An Unprecedented School Year

This July, like each July prior, the stores have their Back To School sections ready to go. This July however, there is less excitement and more fear. There are mixed feelings about going back to school for many families. Parents and kids may be hesitant to run out and buy new supplies.

When schools closed their physical doors and transitioned to e-learning in the spring, families were left scrambling with how to make this new normal work. How do you get your school-age kids to engaged in e-learning while you are supposed to be productive working from home at your own full-time job? It seemed impossible, but families, schools, and communities rallied together and made it happen. Some may have looked at it as an adventure, or an extended summer vacation. Some may have felt more desperate to try to make it work. However we approached the school closures in the spring, I think many of us assumed Covid-19 would have run its course and things would be more or less back to normal by now. It seems, though, that Covid-19 is still impacting our society in more ways than we can count. The virus seemed to be slowing down, but as states are easing up on their restrictions, we are seeing the number of cases increase again. The government and our schools are now faced with the task of trying to determine what the 20/21 school year will look like. The task is daunting and the uncertainty surrounding the situation is causing stress on educators and parents alike.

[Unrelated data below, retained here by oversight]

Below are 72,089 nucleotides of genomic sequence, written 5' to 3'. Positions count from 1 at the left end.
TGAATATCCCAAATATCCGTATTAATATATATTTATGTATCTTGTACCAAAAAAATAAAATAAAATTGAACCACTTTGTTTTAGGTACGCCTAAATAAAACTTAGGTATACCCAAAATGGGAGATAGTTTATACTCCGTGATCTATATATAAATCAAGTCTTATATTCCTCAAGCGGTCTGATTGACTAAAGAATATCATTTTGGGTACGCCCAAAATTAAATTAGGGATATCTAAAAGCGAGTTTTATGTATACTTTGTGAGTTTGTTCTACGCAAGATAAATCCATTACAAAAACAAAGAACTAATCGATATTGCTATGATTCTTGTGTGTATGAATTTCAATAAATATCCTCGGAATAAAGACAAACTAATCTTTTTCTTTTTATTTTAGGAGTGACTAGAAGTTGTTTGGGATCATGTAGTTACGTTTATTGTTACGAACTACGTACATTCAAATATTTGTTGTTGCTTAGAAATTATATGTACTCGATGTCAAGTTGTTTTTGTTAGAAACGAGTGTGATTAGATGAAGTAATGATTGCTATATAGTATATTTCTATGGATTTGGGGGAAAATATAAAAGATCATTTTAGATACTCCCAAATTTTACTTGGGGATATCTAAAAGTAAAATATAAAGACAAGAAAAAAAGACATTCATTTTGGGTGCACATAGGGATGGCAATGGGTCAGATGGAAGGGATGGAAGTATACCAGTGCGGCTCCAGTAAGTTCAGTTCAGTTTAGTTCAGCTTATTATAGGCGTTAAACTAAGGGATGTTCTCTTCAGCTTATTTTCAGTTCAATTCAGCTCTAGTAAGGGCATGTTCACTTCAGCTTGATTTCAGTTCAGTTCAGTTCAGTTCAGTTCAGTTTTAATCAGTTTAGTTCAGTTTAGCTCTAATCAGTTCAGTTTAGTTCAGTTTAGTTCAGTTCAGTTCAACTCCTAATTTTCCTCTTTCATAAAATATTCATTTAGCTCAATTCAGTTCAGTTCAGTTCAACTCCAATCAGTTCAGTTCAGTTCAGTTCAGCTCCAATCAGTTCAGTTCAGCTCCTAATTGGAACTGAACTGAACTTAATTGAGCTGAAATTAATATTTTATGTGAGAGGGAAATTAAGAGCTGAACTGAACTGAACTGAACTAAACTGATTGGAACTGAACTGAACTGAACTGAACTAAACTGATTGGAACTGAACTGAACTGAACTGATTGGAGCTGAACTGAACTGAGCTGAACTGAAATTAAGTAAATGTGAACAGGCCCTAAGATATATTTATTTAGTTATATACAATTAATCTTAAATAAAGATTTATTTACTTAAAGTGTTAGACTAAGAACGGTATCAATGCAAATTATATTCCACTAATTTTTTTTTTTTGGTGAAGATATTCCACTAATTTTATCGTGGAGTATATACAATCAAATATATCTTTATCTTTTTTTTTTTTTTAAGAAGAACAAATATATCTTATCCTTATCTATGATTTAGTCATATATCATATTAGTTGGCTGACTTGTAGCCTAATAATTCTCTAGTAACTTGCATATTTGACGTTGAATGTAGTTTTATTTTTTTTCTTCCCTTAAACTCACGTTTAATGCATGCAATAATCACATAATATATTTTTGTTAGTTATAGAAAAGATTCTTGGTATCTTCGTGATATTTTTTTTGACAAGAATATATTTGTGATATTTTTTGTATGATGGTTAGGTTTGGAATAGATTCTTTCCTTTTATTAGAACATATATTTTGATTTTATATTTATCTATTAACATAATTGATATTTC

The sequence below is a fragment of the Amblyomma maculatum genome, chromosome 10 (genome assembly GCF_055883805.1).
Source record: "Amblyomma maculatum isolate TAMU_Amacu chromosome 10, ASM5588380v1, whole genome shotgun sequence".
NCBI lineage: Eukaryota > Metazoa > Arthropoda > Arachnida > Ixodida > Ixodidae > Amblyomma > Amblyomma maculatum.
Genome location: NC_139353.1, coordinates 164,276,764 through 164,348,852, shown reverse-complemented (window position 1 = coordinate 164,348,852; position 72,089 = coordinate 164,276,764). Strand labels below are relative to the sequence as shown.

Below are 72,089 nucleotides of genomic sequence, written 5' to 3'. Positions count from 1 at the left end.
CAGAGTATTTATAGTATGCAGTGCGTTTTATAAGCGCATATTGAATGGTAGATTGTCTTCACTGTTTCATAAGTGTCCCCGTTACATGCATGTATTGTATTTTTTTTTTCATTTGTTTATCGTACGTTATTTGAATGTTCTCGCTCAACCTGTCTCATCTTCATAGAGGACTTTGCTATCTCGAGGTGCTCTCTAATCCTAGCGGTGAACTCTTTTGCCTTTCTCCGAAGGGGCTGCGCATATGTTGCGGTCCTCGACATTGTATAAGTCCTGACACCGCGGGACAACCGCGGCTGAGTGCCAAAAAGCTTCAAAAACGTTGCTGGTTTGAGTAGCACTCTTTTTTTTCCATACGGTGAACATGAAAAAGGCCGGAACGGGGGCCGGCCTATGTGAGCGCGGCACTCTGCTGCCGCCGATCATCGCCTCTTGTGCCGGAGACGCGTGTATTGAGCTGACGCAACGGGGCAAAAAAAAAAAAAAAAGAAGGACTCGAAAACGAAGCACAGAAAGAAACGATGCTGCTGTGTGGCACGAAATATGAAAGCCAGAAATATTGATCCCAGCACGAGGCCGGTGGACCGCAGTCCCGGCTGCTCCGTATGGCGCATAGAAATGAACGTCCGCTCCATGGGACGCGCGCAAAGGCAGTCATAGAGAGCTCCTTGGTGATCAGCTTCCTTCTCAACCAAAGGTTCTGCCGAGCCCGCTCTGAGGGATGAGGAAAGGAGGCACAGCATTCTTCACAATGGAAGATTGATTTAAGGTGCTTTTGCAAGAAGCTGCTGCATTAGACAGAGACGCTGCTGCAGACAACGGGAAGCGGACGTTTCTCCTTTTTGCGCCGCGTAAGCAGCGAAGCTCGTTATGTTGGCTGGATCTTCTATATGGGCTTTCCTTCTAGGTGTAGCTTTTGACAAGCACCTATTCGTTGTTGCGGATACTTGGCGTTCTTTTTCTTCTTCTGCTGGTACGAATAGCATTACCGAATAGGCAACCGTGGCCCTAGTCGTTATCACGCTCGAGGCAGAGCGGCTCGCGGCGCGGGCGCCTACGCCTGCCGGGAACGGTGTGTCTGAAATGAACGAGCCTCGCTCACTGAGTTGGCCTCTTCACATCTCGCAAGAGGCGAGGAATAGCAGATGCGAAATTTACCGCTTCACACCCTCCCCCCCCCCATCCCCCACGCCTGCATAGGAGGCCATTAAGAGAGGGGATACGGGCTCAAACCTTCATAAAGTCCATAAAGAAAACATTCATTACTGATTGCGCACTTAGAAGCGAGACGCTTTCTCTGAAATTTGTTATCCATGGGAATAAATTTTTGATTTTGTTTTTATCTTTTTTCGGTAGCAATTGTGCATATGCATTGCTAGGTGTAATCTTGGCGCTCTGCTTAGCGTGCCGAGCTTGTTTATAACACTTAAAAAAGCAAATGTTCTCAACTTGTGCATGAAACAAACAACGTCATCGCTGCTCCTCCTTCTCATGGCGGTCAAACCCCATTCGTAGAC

You may be feeling unsure about your decision regarding your child’s education. I know I am, and it’s okay to feel unsure. This is a situation our world has never encountered before and there are a lot of unknown factors. For many of us, it feels like there are no good choices to be had. Each choice comes with its own levels of risk – risk of getting sick or making others sick if we put kids in school, risk of losing our jobs and financial stability if we don’t send them because we need to be present to facilitate e-learning. Some districts are offering hybrid models of alternate days or half days. Will employers be flexible about this for working parents, or will some parents be forced to leave the workforce? These questions are racing in every parent’s mind right now.

Your family, friends, and neighbors may have different opinions about whether to send kids back to school. Each family is trying to weigh all options and make a decision that they believe is best for their family. The decision to send your kids back to in person school is a tough one. The decision to keep your kids home and do e-learning is a tough one. The decision to homeschool your kids is a tough one. Be kind to one another right now. We may not like the choices that we’ve been given, we may not feel fully confident in our decisions about school this fall, and those feelings are okay. We can help each other through this by supporting one another. Let’s encourage each other to move towards the school year with confidence, knowing that we are all making the best choices we can for our kids.

Beth Nakad, LCSW